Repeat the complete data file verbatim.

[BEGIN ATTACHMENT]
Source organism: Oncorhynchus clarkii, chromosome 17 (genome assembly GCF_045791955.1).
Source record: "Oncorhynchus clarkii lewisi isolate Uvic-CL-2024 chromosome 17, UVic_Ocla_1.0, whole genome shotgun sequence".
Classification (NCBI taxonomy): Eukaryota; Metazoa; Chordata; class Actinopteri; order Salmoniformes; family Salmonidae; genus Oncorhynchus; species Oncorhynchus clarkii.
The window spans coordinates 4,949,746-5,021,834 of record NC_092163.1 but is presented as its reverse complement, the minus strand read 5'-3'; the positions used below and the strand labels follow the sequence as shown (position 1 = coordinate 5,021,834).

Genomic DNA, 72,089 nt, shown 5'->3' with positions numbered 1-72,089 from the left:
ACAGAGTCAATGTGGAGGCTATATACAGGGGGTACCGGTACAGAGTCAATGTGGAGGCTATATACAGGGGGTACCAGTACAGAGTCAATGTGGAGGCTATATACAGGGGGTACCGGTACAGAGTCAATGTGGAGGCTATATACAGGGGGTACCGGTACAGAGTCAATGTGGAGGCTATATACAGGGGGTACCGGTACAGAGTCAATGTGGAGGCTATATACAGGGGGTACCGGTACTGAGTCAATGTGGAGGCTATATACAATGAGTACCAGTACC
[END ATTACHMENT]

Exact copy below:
Source organism: Oncorhynchus clarkii, chromosome 17 (genome assembly GCF_045791955.1).
Source record: "Oncorhynchus clarkii lewisi isolate Uvic-CL-2024 chromosome 17, UVic_Ocla_1.0, whole genome shotgun sequence".
Classification (NCBI taxonomy): Eukaryota; Metazoa; Chordata; class Actinopteri; order Salmoniformes; family Salmonidae; genus Oncorhynchus; species Oncorhynchus clarkii.
The window spans coordinates 4,949,746-5,021,834 of record NC_092163.1 but is presented as its reverse complement, the minus strand read 5'-3'; the positions used below and the strand labels follow the sequence as shown (position 1 = coordinate 5,021,834).

Genomic DNA, 72,089 nt, shown 5'->3' with positions numbered 1-72,089 from the left:
ACAGAGTCAATGTGGAGGCTATATACAGGGGGTACCGGTACAGAGTCAATGTGGAGGCTATATACAGGGGGTACCAGTACAGAGTCAATGTGGAGGCTATATACAGGGGGTACCGGTACAGAGTCAATGTGGAGGCTATATACAGGGGGTACCGGTACAGAGTCAATGTGGAGGCTATATACAGGGGGTACCGGTACAGAGTCAATGTGGAGGCTATATACAGGGGGTACCGGTACTGAGTCAATGTGGAGGCTATATACAATGAGTACCAGTACC